The Diary of John Grabill

In the first part of this research project I was challenged to conduct my own research and find primary sources using the Dickinson College Achieves.  In that time, I was able to identify two students, William Laws Cannon and John Henry Grabill, who I believe will be the subject of my final project and primary sources concerning the two members of the class of 1860.  Coming out of that assignment I was pretty confident in the research I was able to accomplish and felt as thou I learned valuable skills concerning research in archives.  The next step of this project, is to identify newspapers that are related to our assigned class year of specific or “explore stories of students from their assigned class.”

In my previous part I mentioned that I was able to find John Grabill’s journal from the civil war from an online source, on the website it mentions that the journal was printed in the Shenandoah Herald, a newspaper that Grabill was the editor of later in his life.  The journal was split up in three parts and printed the three consecutive issues spanning from January 8,15, and the 22 of 1909.  Going into this second assignment focusing on newspapers I knew I wanted to find either digital or microfilm versions of the original newspapers the diary appeared in.  Considering there was a requirement that we had to identify at least one microfilm that is relevant to our research I wanted to try and find a microfilm for the Shenandoah Herald from with these three issues on them.  Unfortunately, I was unable to find microfilm for the Shenandoah Herald in either the Dickinson College microfilm collection or the Cumberland County Historical Society microfilm collection.  After I realized I was not going to be able to find microfilm for the Shenandoah Herald, I decided that I should turn to digital databases in order to find these three specific issues.

As Shenandoah is located in Virginia I decided to find an archival database focused on Virginia.  I was able to identify that the Library of Virginia had a digital archive of Virginia newspapers, available online.  Using this website, I was able to find digital copies of all three copies the Shenandoah Herald that Grabill’s diary was printed in.  The first issue that Grabill’s journal appeared in was January 8th, 1909.  The journal appeared in the fourth column on the front page.  This first part of the diary explains how Grabill found his old diary, presumably sometime in 1908 and decided to publish it in his newspaper.  This part of the diary contains Grabill’s account of his time in the Stonewall Brigade, during the start of the civil war.  With this issue I also decided to double check that John Grabill was the editor of the newspaper at the time and to no surprise I found his name on the second page of the paper as the editor.  Unless there was another John Grabill in Virginia who also published a newspaper, I found my guy.  The following two issues of Shenandoah Herald contained the other two thirds of Grabill’s diary, both of which appeared on the front page of the issue.

To this point in my research I was able to find the three issues of the Shenandoah Herald that I sought out to find, but I was unable to find a microfilm that was relevant to my research.  I knew I had to find at least one article on microfilm, so I brainstormed possible topics I could attempt to find on microfilm.  I decided I should skim through Grabill’s journal to find an event I could find on microfilm.  On the entry of July 21, 1861 he recounts his view of the battle of Manassas, or more commonly known as Bull Run.  As Bull Run is one of the most well-known battles of the Civil War, I decided that I would try to find newspaper articles covering the battle and see how they reported on the battle compared to Grabill’s recount on the civil war.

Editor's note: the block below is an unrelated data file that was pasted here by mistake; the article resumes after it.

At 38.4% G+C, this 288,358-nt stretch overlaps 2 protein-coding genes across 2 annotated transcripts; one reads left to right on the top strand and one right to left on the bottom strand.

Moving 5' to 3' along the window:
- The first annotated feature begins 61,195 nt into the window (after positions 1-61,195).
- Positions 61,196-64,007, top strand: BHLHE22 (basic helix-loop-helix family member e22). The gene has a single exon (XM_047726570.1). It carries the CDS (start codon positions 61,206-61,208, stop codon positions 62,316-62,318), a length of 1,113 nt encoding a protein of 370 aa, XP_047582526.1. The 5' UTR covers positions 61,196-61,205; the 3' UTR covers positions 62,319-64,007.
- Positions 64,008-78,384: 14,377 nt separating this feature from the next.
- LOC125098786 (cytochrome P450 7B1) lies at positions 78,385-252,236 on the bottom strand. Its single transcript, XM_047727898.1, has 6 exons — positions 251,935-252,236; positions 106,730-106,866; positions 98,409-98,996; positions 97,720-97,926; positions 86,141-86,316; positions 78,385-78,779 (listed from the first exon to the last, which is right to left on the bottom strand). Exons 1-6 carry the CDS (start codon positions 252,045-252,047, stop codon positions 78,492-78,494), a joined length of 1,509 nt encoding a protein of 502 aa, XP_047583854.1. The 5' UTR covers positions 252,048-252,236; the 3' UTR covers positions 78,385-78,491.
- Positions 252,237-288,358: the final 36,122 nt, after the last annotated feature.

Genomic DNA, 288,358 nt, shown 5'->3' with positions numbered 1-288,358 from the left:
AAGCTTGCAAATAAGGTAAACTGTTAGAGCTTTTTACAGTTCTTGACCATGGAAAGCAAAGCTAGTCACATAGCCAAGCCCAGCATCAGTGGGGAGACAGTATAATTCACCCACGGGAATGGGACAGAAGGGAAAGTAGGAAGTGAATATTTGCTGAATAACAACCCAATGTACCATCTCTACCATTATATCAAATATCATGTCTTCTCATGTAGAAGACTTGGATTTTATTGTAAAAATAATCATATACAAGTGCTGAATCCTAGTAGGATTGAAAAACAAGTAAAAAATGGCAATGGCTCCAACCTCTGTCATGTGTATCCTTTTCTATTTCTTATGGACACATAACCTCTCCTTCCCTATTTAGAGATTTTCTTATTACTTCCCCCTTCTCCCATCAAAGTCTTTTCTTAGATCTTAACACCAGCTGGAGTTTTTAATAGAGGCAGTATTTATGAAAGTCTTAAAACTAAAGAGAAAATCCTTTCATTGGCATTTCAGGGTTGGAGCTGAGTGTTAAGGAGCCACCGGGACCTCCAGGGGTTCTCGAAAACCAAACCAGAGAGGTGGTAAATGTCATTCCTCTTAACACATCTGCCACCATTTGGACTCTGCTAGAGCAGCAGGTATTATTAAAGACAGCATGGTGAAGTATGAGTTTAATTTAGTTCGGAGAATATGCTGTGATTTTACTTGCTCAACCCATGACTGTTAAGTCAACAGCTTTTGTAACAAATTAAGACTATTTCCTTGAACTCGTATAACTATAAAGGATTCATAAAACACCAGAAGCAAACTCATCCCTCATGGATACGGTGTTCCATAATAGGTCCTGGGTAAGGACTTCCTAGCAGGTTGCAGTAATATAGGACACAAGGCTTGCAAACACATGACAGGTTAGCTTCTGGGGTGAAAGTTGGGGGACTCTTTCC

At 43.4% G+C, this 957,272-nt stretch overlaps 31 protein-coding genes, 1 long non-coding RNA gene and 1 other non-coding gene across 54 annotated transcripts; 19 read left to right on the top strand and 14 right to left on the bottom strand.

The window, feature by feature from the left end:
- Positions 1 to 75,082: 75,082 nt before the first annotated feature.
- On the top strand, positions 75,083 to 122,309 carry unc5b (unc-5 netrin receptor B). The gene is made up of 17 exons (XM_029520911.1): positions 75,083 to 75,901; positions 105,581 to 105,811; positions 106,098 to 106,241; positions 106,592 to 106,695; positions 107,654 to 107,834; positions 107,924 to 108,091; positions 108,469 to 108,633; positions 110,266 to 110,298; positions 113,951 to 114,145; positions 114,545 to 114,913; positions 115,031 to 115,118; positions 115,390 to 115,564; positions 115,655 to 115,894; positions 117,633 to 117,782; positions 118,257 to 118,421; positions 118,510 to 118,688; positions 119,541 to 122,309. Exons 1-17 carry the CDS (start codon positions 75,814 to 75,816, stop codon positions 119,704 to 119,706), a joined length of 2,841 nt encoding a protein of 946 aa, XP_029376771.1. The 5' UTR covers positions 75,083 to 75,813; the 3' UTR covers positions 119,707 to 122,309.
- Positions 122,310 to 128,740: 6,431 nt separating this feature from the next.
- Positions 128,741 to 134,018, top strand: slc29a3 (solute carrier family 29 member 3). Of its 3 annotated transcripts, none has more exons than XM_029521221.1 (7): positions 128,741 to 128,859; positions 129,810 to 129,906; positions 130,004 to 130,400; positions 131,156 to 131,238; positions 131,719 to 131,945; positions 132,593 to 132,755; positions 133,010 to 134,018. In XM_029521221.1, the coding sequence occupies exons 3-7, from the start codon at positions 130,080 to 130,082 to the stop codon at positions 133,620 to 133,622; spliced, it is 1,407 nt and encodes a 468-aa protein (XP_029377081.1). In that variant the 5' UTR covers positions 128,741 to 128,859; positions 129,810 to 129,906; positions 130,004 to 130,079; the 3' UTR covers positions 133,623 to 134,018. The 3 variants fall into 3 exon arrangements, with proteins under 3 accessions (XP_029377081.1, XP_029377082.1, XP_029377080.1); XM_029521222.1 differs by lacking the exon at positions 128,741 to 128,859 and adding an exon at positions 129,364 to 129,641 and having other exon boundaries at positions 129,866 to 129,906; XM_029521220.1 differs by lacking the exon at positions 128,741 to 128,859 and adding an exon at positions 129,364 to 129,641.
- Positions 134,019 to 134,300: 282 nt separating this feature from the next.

I started with trying to find an article covering the battle in the New York Times.  (ViewScan_0000)I went to the Dickinson College library’s collection of microfilm and found the reel of the Times spanning from July-September 1861.  I loaded the reel in to the microfilm readers and skimmed through until I found an issue printed approximately around the time of Bull Run.  I was able to find an article covering Bull Run in the July 21, 1861 issues of the Times.  The article entitled, The Fight at Bull’s Run, gives a brief account of both armies and their positions.  As the article was printed prior to the end of the battle, the actual result was not encompassed in the article.  As the article did not talk about the Union defeat, I once again spewed through microfilm attempting to find another article that did.

I eventually found an article in the Carlisle Herald.  On the reel spanning from April 26, 1861 to September 28, 1866 I identified an article printed in the July 26 issue of the paper.  A report with the date of July 22, 1861 covers the Confederate victory of Bull Run and the disorganized retreat of Union forces.  The report has the heading of “Terrible Battle” and “3,000 Killed!” (ViewScan_0002)  I found that this particular report and the prior report in the Times, were simply just reporting the facts of the battle.  Compared to Grabill’s recount of the battle who was focused on his firsthand account of the events that took place.

While this focus on newspapers was the goal of this assignment, I found that the focus was a natural fit for me.  In my previous research I found that Grabill printed the journal he used during the Civil War, in the newspaper he ran later in life.  Using these newspaper records I have further fleshed out his journal for my larger project and learned how to use microfilm to me advantage.

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